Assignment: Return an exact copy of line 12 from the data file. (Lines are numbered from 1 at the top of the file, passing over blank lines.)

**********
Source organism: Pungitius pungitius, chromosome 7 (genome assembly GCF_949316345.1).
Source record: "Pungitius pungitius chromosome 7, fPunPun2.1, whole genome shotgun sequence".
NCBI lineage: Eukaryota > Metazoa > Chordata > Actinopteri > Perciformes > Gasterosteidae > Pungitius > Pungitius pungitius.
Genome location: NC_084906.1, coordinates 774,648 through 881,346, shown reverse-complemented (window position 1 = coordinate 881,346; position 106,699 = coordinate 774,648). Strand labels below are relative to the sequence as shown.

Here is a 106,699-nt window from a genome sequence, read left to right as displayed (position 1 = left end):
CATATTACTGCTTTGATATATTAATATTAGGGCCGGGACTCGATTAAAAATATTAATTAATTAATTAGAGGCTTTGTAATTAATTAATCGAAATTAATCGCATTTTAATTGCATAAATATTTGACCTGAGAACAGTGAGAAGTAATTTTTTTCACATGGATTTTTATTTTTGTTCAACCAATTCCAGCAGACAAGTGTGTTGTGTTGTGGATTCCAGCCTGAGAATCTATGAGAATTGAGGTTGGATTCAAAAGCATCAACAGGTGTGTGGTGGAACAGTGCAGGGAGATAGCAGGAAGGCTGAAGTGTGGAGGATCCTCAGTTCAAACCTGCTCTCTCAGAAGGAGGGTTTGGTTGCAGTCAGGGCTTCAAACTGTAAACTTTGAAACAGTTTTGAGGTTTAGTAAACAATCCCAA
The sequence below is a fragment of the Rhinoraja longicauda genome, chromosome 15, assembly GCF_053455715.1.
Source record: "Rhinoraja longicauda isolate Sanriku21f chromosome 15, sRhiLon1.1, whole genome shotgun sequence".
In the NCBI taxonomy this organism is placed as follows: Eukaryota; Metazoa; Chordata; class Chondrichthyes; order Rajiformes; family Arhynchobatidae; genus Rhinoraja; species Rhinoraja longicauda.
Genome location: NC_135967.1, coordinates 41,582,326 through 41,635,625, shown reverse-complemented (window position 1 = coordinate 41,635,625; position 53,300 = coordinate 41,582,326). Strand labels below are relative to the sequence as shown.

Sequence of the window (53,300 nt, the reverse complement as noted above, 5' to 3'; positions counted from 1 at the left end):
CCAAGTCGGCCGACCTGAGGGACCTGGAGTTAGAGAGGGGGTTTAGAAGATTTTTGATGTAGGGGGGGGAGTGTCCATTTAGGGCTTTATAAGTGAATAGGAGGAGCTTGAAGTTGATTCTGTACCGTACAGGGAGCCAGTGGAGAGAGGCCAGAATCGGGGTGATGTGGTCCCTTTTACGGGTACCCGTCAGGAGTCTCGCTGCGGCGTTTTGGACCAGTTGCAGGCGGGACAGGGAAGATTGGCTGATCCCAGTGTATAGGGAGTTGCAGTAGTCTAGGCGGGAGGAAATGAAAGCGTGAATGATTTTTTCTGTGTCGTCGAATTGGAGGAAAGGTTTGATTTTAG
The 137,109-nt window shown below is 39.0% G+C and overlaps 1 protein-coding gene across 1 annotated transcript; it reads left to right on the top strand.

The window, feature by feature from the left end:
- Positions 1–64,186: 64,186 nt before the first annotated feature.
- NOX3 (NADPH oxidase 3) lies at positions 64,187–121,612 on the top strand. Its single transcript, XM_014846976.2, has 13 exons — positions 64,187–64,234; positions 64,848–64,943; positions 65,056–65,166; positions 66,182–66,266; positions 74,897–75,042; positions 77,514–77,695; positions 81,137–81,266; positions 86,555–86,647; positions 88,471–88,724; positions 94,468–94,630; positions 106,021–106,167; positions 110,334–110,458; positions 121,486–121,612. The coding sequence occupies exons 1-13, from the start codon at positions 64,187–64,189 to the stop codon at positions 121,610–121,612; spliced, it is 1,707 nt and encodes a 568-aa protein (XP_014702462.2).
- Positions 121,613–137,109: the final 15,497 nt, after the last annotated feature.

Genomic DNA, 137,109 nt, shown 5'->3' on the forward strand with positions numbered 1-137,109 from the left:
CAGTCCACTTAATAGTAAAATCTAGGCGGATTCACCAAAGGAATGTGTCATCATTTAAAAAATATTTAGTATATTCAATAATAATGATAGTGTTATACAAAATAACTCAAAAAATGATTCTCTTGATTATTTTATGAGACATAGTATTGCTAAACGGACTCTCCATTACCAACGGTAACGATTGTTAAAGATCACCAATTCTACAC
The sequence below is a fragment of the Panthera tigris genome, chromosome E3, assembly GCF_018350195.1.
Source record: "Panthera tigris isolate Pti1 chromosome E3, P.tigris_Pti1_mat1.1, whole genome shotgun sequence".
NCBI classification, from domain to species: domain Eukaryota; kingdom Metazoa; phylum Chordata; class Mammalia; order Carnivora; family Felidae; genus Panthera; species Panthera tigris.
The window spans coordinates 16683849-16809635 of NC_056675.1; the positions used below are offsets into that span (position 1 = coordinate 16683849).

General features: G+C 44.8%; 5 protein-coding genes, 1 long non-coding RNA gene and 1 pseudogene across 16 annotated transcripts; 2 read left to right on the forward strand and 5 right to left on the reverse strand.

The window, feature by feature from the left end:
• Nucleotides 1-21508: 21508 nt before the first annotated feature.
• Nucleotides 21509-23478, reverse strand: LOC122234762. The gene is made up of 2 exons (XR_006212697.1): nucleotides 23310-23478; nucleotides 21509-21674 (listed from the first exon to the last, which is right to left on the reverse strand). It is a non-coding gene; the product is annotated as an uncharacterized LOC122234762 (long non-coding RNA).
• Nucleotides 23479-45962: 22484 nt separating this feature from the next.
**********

CCAAGTCGGCCGACCTGAGGGACCTGGAGTTAGAGAGGGGGTTTAGAAGATTTTTGATGTAGGGGGGGGAGTGTCCATTTAGGGCTTTATAAGTGAATAGGAGGAGCTTGAAGTTGATTCTGTACCGTACAGGGAGCCAGTGGAGAGAGGCCAGAATCGGGGTGATGTGGTCCCTTTTACGGGTACCCGTCAGGAGTCTCGCTGCGGCGTTTTGGACCAGTTGCAGGCGGGACAGGGAAGATTGGCTGATCCCAGTGTATAGGGAGTTGCAGTAGTCTAGGCGGGAGGAAATGAAAGCGTGAATGATTTTTTCTGTGTCGTCGAATTGGAGGAAAGGTTTGATTTTAG